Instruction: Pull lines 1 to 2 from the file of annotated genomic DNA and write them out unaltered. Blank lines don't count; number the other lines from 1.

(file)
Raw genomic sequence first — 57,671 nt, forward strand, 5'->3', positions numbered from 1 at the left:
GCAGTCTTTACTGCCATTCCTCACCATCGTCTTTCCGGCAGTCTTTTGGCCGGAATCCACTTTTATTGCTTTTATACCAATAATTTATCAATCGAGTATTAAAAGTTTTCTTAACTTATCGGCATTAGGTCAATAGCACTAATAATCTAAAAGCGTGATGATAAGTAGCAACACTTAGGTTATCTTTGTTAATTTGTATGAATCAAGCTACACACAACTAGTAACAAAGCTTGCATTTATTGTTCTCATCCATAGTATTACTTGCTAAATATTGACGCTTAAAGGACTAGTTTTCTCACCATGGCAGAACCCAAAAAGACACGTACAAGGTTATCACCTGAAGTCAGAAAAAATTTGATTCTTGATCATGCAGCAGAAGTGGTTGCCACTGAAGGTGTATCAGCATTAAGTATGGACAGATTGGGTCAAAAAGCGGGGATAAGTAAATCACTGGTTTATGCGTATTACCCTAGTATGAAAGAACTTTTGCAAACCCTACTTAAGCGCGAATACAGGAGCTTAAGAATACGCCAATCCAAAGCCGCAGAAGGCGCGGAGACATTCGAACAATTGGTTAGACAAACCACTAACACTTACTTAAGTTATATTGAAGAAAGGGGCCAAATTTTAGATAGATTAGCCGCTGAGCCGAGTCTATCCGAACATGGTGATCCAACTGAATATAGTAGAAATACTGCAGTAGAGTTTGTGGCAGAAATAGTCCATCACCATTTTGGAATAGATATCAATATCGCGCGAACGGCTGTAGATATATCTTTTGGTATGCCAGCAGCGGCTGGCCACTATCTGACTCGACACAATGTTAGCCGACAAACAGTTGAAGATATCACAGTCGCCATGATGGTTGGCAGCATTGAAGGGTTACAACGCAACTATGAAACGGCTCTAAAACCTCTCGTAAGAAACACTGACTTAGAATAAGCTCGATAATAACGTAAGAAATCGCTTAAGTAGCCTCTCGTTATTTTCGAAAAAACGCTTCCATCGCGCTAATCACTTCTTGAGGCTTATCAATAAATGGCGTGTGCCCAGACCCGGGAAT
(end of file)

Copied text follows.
Raw genomic sequence first — 57,671 nt, forward strand, 5'->3', positions numbered from 1 at the left:
GCAGTCTTTACTGCCATTCCTCACCATCGTCTTTCCGGCAGTCTTTTGGCCGGAATCCACTTTTATTGCTTTTATACCAATAATTTATCAATCGAGTATTAAAAGTTTTCTTAACTTATCGGCATTAGGTCAATAGCACTAATAATCTAAAAGCGTGATGATAAGTAGCAACACTTAGGTTATCTTTGTTAATTTGTATGAATCAAGCTACACACAACTAGTAACAAAGCTTGCATTTATTGTTCTCATCCATAGTATTACTTGCTAAATATTGACGCTTAAAGGACTAGTTTTCTCACCATGGCAGAACCCAAAAAGACACGTACAAGGTTATCACCTGAAGTCAGAAAAAATTTGATTCTTGATCATGCAGCAGAAGTGGTTGCCACTGAAGGTGTATCAGCATTAAGTATGGACAGATTGGGTCAAAAAGCGGGGATAAGTAAATCACTGGTTTATGCGTATTACCCTAGTATGAAAGAACTTTTGCAAACCCTACTTAAGCGCGAATACAGGAGCTTAAGAATACGCCAATCCAAAGCCGCAGAAGGCGCGGAGACATTCGAACAATTGGTTAGACAAACCACTAACACTTACTTAAGTTATATTGAAGAAAGGGGCCAAATTTTAGATAGATTAGCCGCTGAGCCGAGTCTATCCGAACATGGTGATCCAACTGAATATAGTAGAAATACTGCAGTAGAGTTTGTGGCAGAAATAGTCCATCACCATTTTGGAATAGATATCAATATCGCGCGAACGGCTGTAGATATATCTTTTGGTATGCCAGCAGCGGCTGGCCACTATCTGACTCGACACAATGTTAGCCGACAAACAGTTGAAGATATCACAGTCGCCATGATGGTTGGCAGCATTGAAGGGTTACAACGCAACTATGAAACGGCTCTAAAACCTCTCGTAAGAAACACTGACTTAGAATAAGCTCGATAATAACGTAAGAAATCGCTTAAGTAGCCTCTCGTTATTTTCGAAAAAACGCTTCCATCGCGCTAATCACTTCTTGAGGCTTATCAATAAATGGCGTGTGCCCAGACCCGGGAAT